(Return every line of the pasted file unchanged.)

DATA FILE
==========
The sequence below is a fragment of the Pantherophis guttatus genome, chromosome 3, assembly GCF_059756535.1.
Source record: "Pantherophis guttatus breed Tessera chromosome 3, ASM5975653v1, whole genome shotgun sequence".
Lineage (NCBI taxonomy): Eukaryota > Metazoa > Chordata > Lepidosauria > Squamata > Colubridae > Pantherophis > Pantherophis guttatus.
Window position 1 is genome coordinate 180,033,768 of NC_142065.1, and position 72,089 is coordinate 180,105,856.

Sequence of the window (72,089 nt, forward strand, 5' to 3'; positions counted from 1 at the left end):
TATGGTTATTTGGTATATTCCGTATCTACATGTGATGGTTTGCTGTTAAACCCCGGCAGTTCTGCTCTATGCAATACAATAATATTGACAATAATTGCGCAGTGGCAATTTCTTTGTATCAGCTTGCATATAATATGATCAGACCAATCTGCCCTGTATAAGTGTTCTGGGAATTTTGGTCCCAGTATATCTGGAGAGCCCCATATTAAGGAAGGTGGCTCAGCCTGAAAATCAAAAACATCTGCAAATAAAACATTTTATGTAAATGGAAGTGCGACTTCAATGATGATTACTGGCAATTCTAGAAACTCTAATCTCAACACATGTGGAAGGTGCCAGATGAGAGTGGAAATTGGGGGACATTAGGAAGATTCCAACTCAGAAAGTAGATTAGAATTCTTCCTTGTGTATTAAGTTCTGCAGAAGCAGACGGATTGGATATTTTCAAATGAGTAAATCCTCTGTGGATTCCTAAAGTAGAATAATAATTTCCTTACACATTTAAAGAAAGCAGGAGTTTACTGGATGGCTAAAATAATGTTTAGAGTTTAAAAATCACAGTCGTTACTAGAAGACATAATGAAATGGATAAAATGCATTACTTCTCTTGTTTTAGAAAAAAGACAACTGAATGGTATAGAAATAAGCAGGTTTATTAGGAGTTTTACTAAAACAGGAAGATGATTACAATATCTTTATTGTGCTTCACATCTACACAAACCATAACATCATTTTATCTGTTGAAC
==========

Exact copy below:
The sequence below is a fragment of the Pantherophis guttatus genome, chromosome 3, assembly GCF_059756535.1.
Source record: "Pantherophis guttatus breed Tessera chromosome 3, ASM5975653v1, whole genome shotgun sequence".
Lineage (NCBI taxonomy): Eukaryota > Metazoa > Chordata > Lepidosauria > Squamata > Colubridae > Pantherophis > Pantherophis guttatus.
Window position 1 is genome coordinate 180,033,768 of NC_142065.1, and position 72,089 is coordinate 180,105,856.

Sequence of the window (72,089 nt, forward strand, 5' to 3'; positions counted from 1 at the left end):
TATGGTTATTTGGTATATTCCGTATCTACATGTGATGGTTTGCTGTTAAACCCCGGCAGTTCTGCTCTATGCAATACAATAATATTGACAATAATTGCGCAGTGGCAATTTCTTTGTATCAGCTTGCATATAATATGATCAGACCAATCTGCCCTGTATAAGTGTTCTGGGAATTTTGGTCCCAGTATATCTGGAGAGCCCCATATTAAGGAAGGTGGCTCAGCCTGAAAATCAAAAACATCTGCAAATAAAACATTTTATGTAAATGGAAGTGCGACTTCAATGATGATTACTGGCAATTCTAGAAACTCTAATCTCAACACATGTGGAAGGTGCCAGATGAGAGTGGAAATTGGGGGACATTAGGAAGATTCCAACTCAGAAAGTAGATTAGAATTCTTCCTTGTGTATTAAGTTCTGCAGAAGCAGACGGATTGGATATTTTCAAATGAGTAAATCCTCTGTGGATTCCTAAAGTAGAATAATAATTTCCTTACACATTTAAAGAAAGCAGGAGTTTACTGGATGGCTAAAATAATGTTTAGAGTTTAAAAATCACAGTCGTTACTAGAAGACATAATGAAATGGATAAAATGCATTACTTCTCTTGTTTTAGAAAAAAGACAACTGAATGGTATAGAAATAAGCAGGTTTATTAGGAGTTTTACTAAAACAGGAAGATGATTACAATATCTTTATTGTGCTTCACATCTACACAAACCATAACATCATTTTATCTGTTGAAC